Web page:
Introduction

These additional resources show the ways the editors of The Politics of Sports — Anna Carroll and Eleanor Wakefield — use the readings in Unit 1 to springboard into student research and inquiry. They begin with by asking questions like those in the section below.  Discussion is followed by writing. Carroll and Wakefield have included sample assignments that illustrate some ways in which engaged discussions lead to independent research and writing projects. These assignments are presented roughly in the order they might be used during the term, though they lend themselves to adaptation. These support the major essay assignments that anchor any major research writing project. The editors have included the assignments in the same format as when they distribute to their own students to provide a sense of how assignments fit into overall grading criteria and course progression. They welcome further inquiry about how they structure their individual WR 123 courses when using The Politics of Sports.

Discussion Questions

These questions delve deeper by suggesting ways a breadth of issues that can arise when the politics of sports is the area of inquiry. The questions can also serve as models for developing one’s own questions at issue from which to begin research.

  1. How is the fan perception of and media coverage of sports and particular athletes affected by larger cultural issues about identity? Who has the easiest time succeeding not only in sports but in media coverage and advertising? Why?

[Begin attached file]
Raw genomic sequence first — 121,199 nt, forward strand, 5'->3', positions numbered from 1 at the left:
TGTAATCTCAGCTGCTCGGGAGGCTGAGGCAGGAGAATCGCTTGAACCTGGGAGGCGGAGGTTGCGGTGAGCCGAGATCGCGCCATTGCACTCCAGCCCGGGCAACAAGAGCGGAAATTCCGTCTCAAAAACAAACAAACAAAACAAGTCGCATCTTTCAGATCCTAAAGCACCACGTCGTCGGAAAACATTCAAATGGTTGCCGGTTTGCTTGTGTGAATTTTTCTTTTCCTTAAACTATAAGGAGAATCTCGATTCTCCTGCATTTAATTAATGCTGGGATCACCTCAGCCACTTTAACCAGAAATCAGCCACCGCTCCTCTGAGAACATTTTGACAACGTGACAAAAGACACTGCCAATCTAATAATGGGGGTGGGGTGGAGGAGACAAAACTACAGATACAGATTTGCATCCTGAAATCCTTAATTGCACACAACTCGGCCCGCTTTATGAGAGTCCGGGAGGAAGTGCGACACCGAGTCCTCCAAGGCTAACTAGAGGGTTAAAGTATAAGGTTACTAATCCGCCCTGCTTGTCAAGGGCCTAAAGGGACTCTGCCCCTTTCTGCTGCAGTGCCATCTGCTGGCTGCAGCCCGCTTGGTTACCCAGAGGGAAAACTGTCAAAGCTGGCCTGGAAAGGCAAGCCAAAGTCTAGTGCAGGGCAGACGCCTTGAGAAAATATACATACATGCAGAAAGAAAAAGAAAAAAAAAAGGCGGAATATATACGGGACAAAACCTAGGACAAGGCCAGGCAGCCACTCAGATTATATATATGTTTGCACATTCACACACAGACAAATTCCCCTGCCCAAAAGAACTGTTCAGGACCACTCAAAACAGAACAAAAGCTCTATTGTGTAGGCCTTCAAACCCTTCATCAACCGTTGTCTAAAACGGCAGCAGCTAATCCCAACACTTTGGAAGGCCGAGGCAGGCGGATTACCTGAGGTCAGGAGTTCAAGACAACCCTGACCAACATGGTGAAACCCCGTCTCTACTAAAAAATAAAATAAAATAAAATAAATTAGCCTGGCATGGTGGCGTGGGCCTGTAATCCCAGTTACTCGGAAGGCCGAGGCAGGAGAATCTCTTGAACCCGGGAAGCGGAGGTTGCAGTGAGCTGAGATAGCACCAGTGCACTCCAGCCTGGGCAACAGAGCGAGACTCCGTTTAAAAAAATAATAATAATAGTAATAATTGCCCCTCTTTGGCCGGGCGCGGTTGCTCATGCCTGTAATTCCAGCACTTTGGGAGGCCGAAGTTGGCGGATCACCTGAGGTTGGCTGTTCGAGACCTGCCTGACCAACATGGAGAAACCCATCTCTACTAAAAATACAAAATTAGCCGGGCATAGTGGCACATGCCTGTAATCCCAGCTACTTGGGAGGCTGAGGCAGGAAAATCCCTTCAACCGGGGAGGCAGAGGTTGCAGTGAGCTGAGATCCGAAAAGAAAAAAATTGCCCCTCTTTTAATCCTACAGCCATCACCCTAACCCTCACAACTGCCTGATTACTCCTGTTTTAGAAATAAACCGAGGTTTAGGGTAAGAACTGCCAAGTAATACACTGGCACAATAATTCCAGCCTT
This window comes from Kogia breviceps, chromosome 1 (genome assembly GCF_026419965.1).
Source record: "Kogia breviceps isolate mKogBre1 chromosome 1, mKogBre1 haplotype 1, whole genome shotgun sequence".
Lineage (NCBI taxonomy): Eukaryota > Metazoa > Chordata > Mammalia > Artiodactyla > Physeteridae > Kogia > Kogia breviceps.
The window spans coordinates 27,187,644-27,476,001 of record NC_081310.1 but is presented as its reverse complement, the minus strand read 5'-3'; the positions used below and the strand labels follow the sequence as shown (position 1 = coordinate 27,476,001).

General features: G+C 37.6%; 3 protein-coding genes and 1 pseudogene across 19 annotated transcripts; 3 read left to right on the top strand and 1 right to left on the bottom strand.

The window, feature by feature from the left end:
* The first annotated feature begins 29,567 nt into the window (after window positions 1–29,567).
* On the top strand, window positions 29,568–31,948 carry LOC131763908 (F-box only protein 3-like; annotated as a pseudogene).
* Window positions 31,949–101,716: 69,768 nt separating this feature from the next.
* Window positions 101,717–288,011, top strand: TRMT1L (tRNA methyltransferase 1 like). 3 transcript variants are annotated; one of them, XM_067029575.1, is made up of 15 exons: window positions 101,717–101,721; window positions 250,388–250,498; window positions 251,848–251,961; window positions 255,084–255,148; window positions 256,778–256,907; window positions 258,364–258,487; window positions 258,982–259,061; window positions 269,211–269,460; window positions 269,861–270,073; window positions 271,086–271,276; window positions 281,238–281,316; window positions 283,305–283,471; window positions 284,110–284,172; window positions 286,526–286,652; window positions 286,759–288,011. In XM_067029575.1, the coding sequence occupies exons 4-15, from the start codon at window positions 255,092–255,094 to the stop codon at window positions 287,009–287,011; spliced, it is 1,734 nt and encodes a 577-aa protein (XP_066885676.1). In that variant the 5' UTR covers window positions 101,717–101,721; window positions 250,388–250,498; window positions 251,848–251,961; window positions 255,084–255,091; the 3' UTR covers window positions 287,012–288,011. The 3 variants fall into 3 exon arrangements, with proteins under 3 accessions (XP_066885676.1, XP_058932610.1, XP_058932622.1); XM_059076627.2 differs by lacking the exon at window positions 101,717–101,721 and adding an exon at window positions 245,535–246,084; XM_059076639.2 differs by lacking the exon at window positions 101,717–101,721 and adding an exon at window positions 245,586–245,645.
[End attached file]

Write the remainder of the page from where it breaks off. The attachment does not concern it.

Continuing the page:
2. Which sports lend themselves to academic inquiry and why? Can all sports be lenses into cultural values, identity issues, and/or politics, and if so, where can one look to find inroads into those types of questions?
  3. How do these texts look like or unlike the kind of sports coverage you are likely already familiar with? What’s added or complicated or called into question when popular sports coverage is compared with academic or otherwise in-depth cultural coverage of sports and athletes?
  4. How do sports contribute (positively or negatively) to the establishment of a cultural identity on a campus, in a city/region, and/or in a nation?
  5. What is the responsibility of the media to cover sports equitably, fairly, without bias, and so on? Or should media reflect what fans seem to like (and how should that be determined)?

License

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The Politics of Sports by University of Oregon Composition Program is licensed under a Creative Commons Attribution-NonCommercial-ShareAlike 4.0 International License, except where otherwise noted.

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